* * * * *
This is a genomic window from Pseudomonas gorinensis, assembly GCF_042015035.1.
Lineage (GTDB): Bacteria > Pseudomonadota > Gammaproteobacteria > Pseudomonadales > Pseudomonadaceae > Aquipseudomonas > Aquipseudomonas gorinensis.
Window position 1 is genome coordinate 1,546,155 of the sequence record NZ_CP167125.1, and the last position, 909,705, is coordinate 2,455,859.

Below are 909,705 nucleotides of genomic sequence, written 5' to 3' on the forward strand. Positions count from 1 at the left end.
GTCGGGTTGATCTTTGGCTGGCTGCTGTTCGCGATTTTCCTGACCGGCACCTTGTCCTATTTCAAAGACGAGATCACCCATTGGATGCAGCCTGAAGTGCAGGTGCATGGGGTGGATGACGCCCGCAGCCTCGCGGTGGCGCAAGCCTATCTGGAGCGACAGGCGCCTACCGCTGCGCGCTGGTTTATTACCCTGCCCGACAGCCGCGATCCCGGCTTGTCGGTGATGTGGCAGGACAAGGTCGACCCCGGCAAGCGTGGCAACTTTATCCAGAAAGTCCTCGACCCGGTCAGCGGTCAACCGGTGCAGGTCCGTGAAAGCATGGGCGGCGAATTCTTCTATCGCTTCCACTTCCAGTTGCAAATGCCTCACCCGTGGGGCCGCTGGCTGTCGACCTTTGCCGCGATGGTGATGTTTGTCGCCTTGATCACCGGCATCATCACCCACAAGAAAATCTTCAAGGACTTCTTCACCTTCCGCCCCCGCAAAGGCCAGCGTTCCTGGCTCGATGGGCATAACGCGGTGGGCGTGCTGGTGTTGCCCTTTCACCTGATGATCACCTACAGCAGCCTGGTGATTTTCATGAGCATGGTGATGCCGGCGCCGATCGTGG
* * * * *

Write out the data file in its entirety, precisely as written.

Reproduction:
This is a genomic window from Pseudomonas gorinensis, assembly GCF_042015035.1.
Lineage (GTDB): Bacteria > Pseudomonadota > Gammaproteobacteria > Pseudomonadales > Pseudomonadaceae > Aquipseudomonas > Aquipseudomonas gorinensis.
Window position 1 is genome coordinate 1,546,155 of the sequence record NZ_CP167125.1, and the last position, 909,705, is coordinate 2,455,859.

Below are 909,705 nucleotides of genomic sequence, written 5' to 3' on the forward strand. Positions count from 1 at the left end.
GTCGGGTTGATCTTTGGCTGGCTGCTGTTCGCGATTTTCCTGACCGGCACCTTGTCCTATTTCAAAGACGAGATCACCCATTGGATGCAGCCTGAAGTGCAGGTGCATGGGGTGGATGACGCCCGCAGCCTCGCGGTGGCGCAAGCCTATCTGGAGCGACAGGCGCCTACCGCTGCGCGCTGGTTTATTACCCTGCCCGACAGCCGCGATCCCGGCTTGTCGGTGATGTGGCAGGACAAGGTCGACCCCGGCAAGCGTGGCAACTTTATCCAGAAAGTCCTCGACCCGGTCAGCGGTCAACCGGTGCAGGTCCGTGAAAGCATGGGCGGCGAATTCTTCTATCGCTTCCACTTCCAGTTGCAAATGCCTCACCCGTGGGGCCGCTGGCTGTCGACCTTTGCCGCGATGGTGATGTTTGTCGCCTTGATCACCGGCATCATCACCCACAAGAAAATCTTCAAGGACTTCTTCACCTTCCGCCCCCGCAAAGGCCAGCGTTCCTGGCTCGATGGGCATAACGCGGTGGGCGTGCTGGTGTTGCCCTTTCACCTGATGATCACCTACAGCAGCCTGGTGATTTTCATGAGCATGGTGATGCCGGCGCCGATCGTGG